Heather Hiestand is the author of many novels, novellas and short stories and has been published since 2005. She is an Amazon Romance Anthology Bestseller. She lives in Washington with her husband and son. She also writes as Anh Leod. Find Heather Hiestand online:

Housemaid Linet Fenna would rather be an air pirate than a servant. When she finds the ladder to an airship dangling outside her garret window on Christmas Eve, 1892, she ascends to the skies above London on her late father’s flagship dirigible, the Christmas. The new captain is someone she never expected to see again, a dangerous, sexy foe. Is the Fenna family nemesis offering Linet her heart’s desire or a dastardly trap?

Captain Andrew’s motivations are as foggy as the coal-soaked sky. Prime Minister Gladstone’s Blockaders, a horde of automen and a teenage girl named Hatchet want Linet to fail in her quest to discover what happened to her missing family, but she is determined to have a happy Christmas.

Captain Andrew’s Flying Christmas is a 16,000-word steampunk romance novella.

Becoming a steampunk author (Confessions of a toddler’s mom) By Heather Hiestand
In late summer 2011, my toddler stopped napping. I went from writing two chapters a week on my novel-in-progress to having no free time at all! I knew I couldn’t keep working on a novel with just a few scattered minutes here and there, like on those rare occasions where he slept in.
Know thyself, right? I know I can’t keep a novel in my head without actual blocks of time available to me. But I didn’t want to stop writing entirely. I had a great idea for a Christmas-themed steampunk novel, but knew my regular publishers required too much lead time to release the story by Christmas. Since I didn’t know how long steampunk was going to be popular, I wanted to get my story out in 2011. This is why I chose to publish it myself. Eventually, a new author friend suggested I try her publisher since they had a shorter timeframe to release and my story exactly fit their guidelines, but I had already purchased my cover so I stayed on the indie path. Things might have been different if I wasn’t friends with a cover artist who was inspired by the etching I found.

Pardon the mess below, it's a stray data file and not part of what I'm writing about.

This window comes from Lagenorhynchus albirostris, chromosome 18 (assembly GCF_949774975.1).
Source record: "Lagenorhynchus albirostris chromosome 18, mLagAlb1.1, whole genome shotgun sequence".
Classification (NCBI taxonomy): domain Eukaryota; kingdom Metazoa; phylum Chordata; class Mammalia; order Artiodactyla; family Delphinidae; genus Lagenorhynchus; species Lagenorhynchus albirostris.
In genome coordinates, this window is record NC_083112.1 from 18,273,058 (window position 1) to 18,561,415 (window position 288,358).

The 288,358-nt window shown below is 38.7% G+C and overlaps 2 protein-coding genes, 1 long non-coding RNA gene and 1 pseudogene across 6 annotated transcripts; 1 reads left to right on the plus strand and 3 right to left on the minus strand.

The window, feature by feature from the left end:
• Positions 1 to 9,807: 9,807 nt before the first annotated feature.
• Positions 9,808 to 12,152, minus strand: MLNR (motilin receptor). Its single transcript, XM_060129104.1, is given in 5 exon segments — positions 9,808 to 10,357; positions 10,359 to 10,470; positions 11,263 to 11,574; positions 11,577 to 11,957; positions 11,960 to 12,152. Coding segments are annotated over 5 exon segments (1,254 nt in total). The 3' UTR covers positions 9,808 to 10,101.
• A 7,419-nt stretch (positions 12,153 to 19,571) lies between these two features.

This, my first Heather Hiestand indie release, Captain Andrew’s Flying Christmas, came out in mid October 2011, after multiple drafts, several critiques and beta reads, and a proofread by a professional copy editor. It immediately caught the imagination of other steampunk-inclined authors, partially because the cover was eye-catching. I quickly sold past my expectations, based on my recent small press experiences.
At this date, I have nine reviews on Amazon for it, all five stars, which amazes me. The novella reached bestseller status in early December for one day, on the Romance Anthology list. I went on to publish a sequel, Captain Fenna’s Dirigible Valentine. A third story in the series is planned, assuming my child allows me any computer time in the near future!
     Please welcome Heather Hiestand to Sweet Not Spicy by Leaving a Comment.

Tuesday, April 10, 2012

Our Guest is Romance With a Touch of Weird Author Bella Street

Please leave a comment including your e-mail address for a chance to win a copy of Bella's book, in print or e-version.

Living so close to Nashville has provoked Bella to take up fiddle lessons. Until her tunes no longer sound like amorous alley cats, she writes romance with a touch of weird.

website: www.bellastreetwrites.blogspot.com

Timeless Love

Thanks for having me, Morgan!

Time-travel romance is one of my favorite genres because it shows that love can not only overcome myriad obstaclesit can overcome time itself. Misunderstandings, full throttle emotions, and crazy conflict get kicked up a notch when someone is from another flippin' time.

And the fish out of water storyline is always so much fun.